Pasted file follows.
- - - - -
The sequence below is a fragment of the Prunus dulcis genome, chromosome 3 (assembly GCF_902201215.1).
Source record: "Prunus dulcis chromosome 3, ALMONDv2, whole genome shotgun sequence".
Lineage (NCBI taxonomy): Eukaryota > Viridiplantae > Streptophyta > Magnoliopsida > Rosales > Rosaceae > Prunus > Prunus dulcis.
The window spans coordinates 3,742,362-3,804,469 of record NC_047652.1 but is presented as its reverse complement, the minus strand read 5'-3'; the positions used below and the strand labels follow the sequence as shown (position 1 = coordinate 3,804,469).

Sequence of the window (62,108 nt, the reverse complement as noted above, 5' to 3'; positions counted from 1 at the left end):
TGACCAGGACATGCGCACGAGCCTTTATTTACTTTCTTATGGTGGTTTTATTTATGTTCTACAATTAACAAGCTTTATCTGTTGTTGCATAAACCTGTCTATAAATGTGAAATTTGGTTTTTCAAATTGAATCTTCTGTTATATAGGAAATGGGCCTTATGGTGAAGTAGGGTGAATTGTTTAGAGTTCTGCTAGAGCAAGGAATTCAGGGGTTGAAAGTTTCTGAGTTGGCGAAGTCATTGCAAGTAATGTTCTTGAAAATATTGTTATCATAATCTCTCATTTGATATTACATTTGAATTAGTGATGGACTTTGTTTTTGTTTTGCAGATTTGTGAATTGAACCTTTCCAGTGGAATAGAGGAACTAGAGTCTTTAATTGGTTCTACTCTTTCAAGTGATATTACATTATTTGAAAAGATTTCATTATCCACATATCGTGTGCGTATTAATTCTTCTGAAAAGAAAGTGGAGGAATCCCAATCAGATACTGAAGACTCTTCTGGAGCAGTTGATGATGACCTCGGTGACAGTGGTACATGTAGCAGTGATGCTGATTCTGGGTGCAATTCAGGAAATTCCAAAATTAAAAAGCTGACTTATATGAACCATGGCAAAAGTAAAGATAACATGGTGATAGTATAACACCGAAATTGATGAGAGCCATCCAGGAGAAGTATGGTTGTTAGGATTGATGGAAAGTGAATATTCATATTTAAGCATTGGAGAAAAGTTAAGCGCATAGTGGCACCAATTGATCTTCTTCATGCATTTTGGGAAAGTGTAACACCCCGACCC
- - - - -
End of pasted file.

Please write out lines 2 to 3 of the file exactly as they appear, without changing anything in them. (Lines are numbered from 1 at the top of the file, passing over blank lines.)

Source record: "Prunus dulcis chromosome 3, ALMONDv2, whole genome shotgun sequence".
Lineage (NCBI taxonomy): Eukaryota > Viridiplantae > Streptophyta > Magnoliopsida > Rosales > Rosaceae > Prunus > Prunus dulcis.